What Buhari should do, if you ask me, is not to take states’ petition and their pathetic situation hook, line and sinker. He should, for instance, take another look at the Fiscal Responsibility Law, the Public Procurement Law and such extant economic and anticorruption laws that were put in place by the PDP government, but which have been poorly observed in the breach, particularly in states.

These laws would help to expose states that are dubious in their expenditures and those who secretly award contracts to their parties and their concubines, instead of adopting due process.

Due Process, as projected by Oby Ezekwesili, who worked under Obasanjo, a PDP president introduced transparency and accountability in public expenditure. Operating then from the Budget Office, Madam Due Process, as Oby became dubbed, exposed Nigerians, for the first time to a regime of reforms on how to spend wisely, contract wisely, monitor wisely and deliver wisely.

But many governors did not like Due Process, because it would frustrate their thieving culture. From Due Process, the reform graduated to Public Procurement, but still, many governors did not domesticate the law in their states, because it would limit their capacity to award fictitious contracts without being monitored.

A decade plus after Due Process, what do we have? What we have is a bunch of fiscally uneducated and irresponsible governors clamouring that everything accruing to the Federation must be shared. For a second opinion, let Buhari sound out Madam Due Process; she is ubiquitously available, so that he does not get duped by the tears and fairy tales of governors.

On the highpoints of the meeting with Mr. President, yes, governors are right, to some extent that all monies go into the Consolidated Account. As long as Nigeria continues to operate this sort of ‘Feeding Bottle’ federalism, that is the best thing to do, so that there would be transparency and accountability. But that is just a temporary solution.

The real and long-term solution is to encourage states to source their own revenues, because very soon, the crude reserves would dry up. Those who have the climate to grow cocoa in their domains should stop playing dangerous politics. They should face agriculture, just as Chief Awolowo did, and invest in revenue yielding ventures, not on billboards and posters.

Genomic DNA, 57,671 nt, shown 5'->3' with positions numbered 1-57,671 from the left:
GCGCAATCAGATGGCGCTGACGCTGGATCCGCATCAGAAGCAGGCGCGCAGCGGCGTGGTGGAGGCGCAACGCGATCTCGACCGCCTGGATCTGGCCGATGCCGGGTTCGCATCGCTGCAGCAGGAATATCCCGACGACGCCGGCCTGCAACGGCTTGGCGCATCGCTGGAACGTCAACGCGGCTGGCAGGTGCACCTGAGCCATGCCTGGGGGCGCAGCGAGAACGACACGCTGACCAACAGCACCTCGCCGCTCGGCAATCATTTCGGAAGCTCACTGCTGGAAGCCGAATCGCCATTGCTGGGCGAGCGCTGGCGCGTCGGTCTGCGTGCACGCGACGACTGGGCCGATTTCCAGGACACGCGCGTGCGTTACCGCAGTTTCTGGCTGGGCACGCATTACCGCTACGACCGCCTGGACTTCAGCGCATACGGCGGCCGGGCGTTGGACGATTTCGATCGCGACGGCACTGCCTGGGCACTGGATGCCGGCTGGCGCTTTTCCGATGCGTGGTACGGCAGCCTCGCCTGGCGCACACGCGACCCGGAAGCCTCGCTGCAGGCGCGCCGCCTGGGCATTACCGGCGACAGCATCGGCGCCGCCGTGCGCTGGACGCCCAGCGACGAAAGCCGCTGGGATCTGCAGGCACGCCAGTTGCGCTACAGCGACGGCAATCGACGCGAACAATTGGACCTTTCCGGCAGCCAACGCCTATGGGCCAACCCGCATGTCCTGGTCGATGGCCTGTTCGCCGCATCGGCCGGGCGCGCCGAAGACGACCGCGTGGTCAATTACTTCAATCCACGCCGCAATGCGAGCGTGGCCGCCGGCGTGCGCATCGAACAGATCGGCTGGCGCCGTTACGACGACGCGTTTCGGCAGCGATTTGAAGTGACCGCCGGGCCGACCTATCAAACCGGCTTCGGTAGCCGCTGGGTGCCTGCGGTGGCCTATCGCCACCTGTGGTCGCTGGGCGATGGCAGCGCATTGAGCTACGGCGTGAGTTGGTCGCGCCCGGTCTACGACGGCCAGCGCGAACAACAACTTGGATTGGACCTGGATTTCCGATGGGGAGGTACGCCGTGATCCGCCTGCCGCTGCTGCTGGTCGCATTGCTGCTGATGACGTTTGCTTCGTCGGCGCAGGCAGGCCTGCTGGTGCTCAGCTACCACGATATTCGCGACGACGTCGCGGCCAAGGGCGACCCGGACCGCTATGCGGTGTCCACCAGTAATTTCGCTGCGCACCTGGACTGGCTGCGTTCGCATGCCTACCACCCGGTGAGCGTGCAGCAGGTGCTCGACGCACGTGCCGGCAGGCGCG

Those who have groundnut, cotton and the potential to grow wheat, Shea butter and other important cash crops should channel the little they have sensibly into agriculture, not on pilgrimages that cannot put food on the table.

The situation is more pathetic for Niger Delta states, which have earned so much in 16 years, but have nothing to show for it, in terms of renewable and revenue yielding investments. They have earned so much because they are disadvantaged, but none has done enough to turn that disadvantage into an asset.

They have potential for tourism development in order to expand their IGRs, but they have frittered the opportunities. They came out of the meeting smiling, having got the ears of Mr. President.

They are to be paid for jobs done in states on behalf of the FG. Mr. President, please verify those claims. As for giving states more money to work with, some progressive minded Nigerians have argued that the idea of a federation account to which all revenues earned by different tiers are put is the very opposite of an authentic federal system. It is an anomaly for states to be forced to surrender their wealth to a federal government.

But since that is what obtains for now, let the FG take the least from this account and give to states and local governments larger shares, because it is states that have territories to grow agriculture, develop tourism, build schools and other infrastructure. But those who lack the spirit of competition prefer to go begging for alms in Abuja.

Therefore, review of revenue allocation is long overdue. This is the reality governors will not tell the President. The next time Buhari meets with governors, let him ask them to bring details of their investments in agriculture, tourism and other employment-generating platforms.

He should also ask them how compliant they are with transparency and anti-corruption laws, such as the Fiscal Responsibility and Public Procurement Laws. A former Northeast governor was investigated recently. His three wives were alleged to have returned 22 vehicles to government. The fourth wife is away overseas. When she comes she too will return the ones in her possession. It could be worse elsewhere. So, Buhari beware!